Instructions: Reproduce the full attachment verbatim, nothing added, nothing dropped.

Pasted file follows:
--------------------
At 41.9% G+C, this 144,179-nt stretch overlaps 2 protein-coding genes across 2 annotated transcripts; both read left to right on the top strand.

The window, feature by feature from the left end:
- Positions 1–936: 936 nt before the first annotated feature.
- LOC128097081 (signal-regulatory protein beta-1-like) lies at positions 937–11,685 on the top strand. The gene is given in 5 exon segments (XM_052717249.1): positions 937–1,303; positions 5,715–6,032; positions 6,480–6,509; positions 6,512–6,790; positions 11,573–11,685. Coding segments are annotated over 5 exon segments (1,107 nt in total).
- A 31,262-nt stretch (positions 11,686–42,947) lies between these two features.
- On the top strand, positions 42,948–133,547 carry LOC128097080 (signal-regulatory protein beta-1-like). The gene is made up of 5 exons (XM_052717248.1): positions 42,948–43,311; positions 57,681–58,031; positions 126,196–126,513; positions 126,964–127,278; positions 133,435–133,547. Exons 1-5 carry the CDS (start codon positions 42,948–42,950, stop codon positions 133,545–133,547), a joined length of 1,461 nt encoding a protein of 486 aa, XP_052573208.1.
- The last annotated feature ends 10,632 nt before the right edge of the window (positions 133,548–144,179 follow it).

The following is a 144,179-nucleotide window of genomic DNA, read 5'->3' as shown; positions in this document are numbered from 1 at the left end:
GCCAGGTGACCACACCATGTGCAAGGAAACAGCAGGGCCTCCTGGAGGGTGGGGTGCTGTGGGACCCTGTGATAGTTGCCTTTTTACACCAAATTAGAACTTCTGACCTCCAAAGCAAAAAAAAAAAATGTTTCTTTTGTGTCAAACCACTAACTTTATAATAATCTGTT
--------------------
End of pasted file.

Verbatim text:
At 41.9% G+C, this 144,179-nt stretch overlaps 2 protein-coding genes across 2 annotated transcripts; both read left to right on the top strand.

The window, feature by feature from the left end:
- Positions 1–936: 936 nt before the first annotated feature.
- LOC128097081 (signal-regulatory protein beta-1-like) lies at positions 937–11,685 on the top strand. The gene is given in 5 exon segments (XM_052717249.1): positions 937–1,303; positions 5,715–6,032; positions 6,480–6,509; positions 6,512–6,790; positions 11,573–11,685. Coding segments are annotated over 5 exon segments (1,107 nt in total).
- A 31,262-nt stretch (positions 11,686–42,947) lies between these two features.
- On the top strand, positions 42,948–133,547 carry LOC128097080 (signal-regulatory protein beta-1-like). The gene is made up of 5 exons (XM_052717248.1): positions 42,948–43,311; positions 57,681–58,031; positions 126,196–126,513; positions 126,964–127,278; positions 133,435–133,547. Exons 1-5 carry the CDS (start codon positions 42,948–42,950, stop codon positions 133,545–133,547), a joined length of 1,461 nt encoding a protein of 486 aa, XP_052573208.1.
- The last annotated feature ends 10,632 nt before the right edge of the window (positions 133,548–144,179 follow it).

The following is a 144,179-nucleotide window of genomic DNA, read 5'->3' as shown; positions in this document are numbered from 1 at the left end:
GCCAGGTGACCACACCATGTGCAAGGAAACAGCAGGGCCTCCTGGAGGGTGGGGTGCTGTGGGACCCTGTGATAGTTGCCTTTTTACACCAAATTAGAACTTCTGACCTCCAAAGCAAAAAAAAAAAATGTTTCTTTTGTGTCAAACCACTAACTTTATAATAATCTGTT